While sex isn’t a go-to subject, it’s a box I’ve always been comfortable opening in and out of polite company. As a student of humans, the underpinnings of desire fascinate me and I’m intrigued by the myriad of ways we are shaped by narratives around sex. I’ve long maintained a healthy information fetish on the subject. Documentaries on kink. Lectures on fantasy. Podcast interviews on shame. Books on the trends in sexuality research. Blogs. Social media. Erotica. And, of course, giggles inside ocean leagues of girls’ night whiskey and wine.
The email was a quick-turnaround invitation from the Tool Shed, an erotic boutique on the East Side, to hear Emily Nagoski, a lecturer on Women’s Sexuality at Smith College and author of the New York Times best seller Come As You Are. Nagoski had spoken earlier in the week in Minneapolis at the national conference of the American Association of Sexuality Educators, Counselors and Therapists (AASECT). Laura Anne Haave, owner of the Tool Shed, had also been in attendance and facilitated Nagoski’s detour to Milwaukee.
The Tool Shed describes itself as a sex-positive, gender-positive, sex toy store. The shop is so bright and pleasant you almost forget where you are. Then, two steps in, you greet the five-foot carousel of dildos; erotic books and DVDs to the right; lingerie sheers and vibrators to the left; lube, games, clamps, condoms, candy, paddles, rope and feather boas neatly displayed in the back.
Oh, yeah. That’s where you are.
The cozy space was full. I counted twenty-five heads, more than half of which were grey. There were as many men as there were women in the audience. I was the only person of color and, seemingly, one of only a few flying solo. I opened my notebook, scribbling notes on the easy texture of the room’s mood, the open intrigue on our faces. Admittedly, my face likely had a trace of impish anticipation, ready to eavesdrop on strangers’ colorful exchanges about sexual feats and fantasies. Right away, Nagoski rooted the evening in science.
Quirky, dimpled and bespectacled, Nagoski wore a denim skirt and peacock blue hair. She jumped right in, establishing the five pillars of her presentation: dual control mechanism (how the entanglement of physiology and psychology governs sexual engagement); sexually relevant stimulus (that our response to sexual opportunities are entirely reliant on context); responsive desire distinguishes intentional intimacy from spontaneous experiences; arousal non-concordance confirms how it’s possible for the body to respond positively to undesirable stimuli; and orgasm – the physical holy grail of sex and mental dynamics that affect their intensity.
Nagoski tickled all of my nerdy girl compartments: research, humor, fun facts, new vocabulary, clever anecdotes, audience participation and creative metaphors. I was in note-taking heaven.
Throughout her talk, though, I wondered about the other attendees. I came as a curious observer but imagined that more than a few came to soothe a curious anxiety. What about the person who needed to hear a reason for their porn consumption, for instance? What about their libido? Their weeping? The rush of fluid? The halting panic? The distracting chill in the soles of their feet? What private diatribes led them to this public exploration on sex?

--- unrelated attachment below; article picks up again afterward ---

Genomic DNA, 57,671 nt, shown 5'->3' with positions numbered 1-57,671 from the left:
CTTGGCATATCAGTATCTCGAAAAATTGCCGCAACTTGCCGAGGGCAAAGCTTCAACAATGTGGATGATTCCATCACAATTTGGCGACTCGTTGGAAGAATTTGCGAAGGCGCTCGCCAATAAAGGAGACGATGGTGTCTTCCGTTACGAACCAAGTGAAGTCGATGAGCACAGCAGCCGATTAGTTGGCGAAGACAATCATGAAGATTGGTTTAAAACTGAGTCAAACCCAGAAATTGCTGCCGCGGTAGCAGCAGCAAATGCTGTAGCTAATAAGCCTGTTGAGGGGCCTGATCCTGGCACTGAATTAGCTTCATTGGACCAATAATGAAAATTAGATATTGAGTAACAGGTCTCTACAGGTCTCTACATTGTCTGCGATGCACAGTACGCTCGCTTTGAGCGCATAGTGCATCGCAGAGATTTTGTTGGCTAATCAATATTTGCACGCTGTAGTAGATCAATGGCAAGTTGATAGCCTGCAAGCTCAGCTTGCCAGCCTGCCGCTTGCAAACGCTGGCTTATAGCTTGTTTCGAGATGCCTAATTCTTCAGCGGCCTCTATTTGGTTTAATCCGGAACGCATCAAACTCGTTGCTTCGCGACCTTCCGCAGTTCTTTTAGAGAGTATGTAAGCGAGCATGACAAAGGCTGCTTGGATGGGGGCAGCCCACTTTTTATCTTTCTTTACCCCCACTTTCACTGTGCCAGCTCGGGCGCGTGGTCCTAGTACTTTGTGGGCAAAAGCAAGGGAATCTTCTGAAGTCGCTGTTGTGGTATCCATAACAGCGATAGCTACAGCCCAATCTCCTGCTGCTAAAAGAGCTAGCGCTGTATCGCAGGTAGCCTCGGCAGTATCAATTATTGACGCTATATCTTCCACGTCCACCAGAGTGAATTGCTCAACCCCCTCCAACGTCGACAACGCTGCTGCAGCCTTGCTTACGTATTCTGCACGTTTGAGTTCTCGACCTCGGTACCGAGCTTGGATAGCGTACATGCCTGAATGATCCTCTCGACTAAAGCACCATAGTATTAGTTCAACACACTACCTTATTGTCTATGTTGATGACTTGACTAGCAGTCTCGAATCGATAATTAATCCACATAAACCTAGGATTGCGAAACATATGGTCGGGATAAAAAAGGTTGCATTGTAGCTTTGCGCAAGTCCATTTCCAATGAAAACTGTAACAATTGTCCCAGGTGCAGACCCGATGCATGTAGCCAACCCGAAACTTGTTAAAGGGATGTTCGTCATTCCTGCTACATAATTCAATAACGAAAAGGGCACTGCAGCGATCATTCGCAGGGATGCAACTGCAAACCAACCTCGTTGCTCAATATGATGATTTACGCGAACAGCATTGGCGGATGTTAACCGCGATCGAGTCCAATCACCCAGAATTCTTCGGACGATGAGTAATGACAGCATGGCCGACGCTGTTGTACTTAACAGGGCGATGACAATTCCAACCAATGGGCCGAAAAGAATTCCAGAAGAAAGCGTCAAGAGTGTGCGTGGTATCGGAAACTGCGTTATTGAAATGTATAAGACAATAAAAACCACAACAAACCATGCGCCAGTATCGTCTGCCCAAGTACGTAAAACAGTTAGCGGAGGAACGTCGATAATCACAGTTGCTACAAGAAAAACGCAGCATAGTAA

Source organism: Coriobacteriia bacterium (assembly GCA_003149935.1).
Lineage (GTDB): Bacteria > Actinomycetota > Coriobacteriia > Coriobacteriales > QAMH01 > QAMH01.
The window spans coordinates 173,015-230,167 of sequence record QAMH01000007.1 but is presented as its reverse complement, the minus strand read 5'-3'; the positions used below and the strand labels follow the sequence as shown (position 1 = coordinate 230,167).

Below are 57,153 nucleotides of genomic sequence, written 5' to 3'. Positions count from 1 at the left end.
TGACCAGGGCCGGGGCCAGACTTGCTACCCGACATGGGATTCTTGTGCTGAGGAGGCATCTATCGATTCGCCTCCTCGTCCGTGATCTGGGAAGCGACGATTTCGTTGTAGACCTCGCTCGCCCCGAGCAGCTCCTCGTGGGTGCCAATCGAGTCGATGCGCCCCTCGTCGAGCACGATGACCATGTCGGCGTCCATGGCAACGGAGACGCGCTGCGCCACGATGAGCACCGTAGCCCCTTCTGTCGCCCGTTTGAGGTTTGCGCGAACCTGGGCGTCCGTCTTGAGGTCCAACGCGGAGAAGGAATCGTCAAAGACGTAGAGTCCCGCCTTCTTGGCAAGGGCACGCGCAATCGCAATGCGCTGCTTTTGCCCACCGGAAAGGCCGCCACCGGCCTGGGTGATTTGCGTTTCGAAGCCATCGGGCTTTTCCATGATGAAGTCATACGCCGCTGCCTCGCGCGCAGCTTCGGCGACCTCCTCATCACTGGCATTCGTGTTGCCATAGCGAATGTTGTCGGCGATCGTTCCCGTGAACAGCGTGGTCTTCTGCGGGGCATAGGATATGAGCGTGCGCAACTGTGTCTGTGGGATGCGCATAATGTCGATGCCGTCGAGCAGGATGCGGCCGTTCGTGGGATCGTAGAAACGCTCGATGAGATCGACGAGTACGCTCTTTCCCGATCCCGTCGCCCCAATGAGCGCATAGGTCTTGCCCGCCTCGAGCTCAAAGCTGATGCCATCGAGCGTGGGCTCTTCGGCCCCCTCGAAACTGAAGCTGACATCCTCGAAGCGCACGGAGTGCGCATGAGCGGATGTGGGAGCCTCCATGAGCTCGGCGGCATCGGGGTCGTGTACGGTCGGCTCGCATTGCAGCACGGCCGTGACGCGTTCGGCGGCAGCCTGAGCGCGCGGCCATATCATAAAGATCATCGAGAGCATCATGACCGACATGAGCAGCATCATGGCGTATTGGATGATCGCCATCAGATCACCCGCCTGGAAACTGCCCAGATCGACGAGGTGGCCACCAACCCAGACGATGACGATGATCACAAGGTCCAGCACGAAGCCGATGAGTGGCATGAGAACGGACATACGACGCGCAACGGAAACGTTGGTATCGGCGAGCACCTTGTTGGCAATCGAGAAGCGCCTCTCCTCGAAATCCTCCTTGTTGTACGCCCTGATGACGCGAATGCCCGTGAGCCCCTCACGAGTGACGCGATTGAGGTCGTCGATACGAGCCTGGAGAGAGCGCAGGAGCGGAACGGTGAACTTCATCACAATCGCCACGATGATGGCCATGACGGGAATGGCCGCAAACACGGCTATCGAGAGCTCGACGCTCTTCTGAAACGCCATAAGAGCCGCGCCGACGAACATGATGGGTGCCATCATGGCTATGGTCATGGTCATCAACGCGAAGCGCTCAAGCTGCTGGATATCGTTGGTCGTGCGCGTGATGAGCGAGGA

As Nagoski signed my copy of her book, I asked about those guests.
“This was an incredible amount of information,” I said, adding that, while interesting, I wanted to know if her audiences seemed to leave with the information they’d come for.
“You focused on the mechanics of our sexuality,” I said. “You kept with–”
“—the basics,” Nagoski finished with me, grinning. “Most people just want to know that they’re normal, that they’re not alone.”
She reassured me that her 345-page tome, described as “master class in the science of sex,” also ventures beyond biology to explore elements of the sexual psyche. The kernel of most of our intrusive self-assessments is whether or not our interests and impulses are okay. Benchmarking ourselves against “normal” is a distraction that proves to be a potent additive in our sexual identity. Enjoying a partner’s nuzzling one night but not the next because of a debacle at work, normal. Being aroused by violent images while also disturbed by the content, normal. Having an orgasm only three out of ten times, normal. Plummeting interest in sex while raising small children, normal. Having passion derailed by even a fleeting critical thought about our body, our relationship, our self, the dishes in our sink – all normal.
“I wrote this book to share the science, stories and sex-positive insights that prove to us that, despite our culture’s vested interest in making us feel broken, dysfunctional, unlovely and unloveable, we are in fact fully capable of confident, joyful sex,” Nagoski writes. “The science says so.”
Sex shop etiquette prevents me from sharing who left with what items in their bags, but I can account for a queue of relaxed brows and grinning “normal” faces.
“In the Margins” is Dasha Kelly’s column at milwaukeemag.com.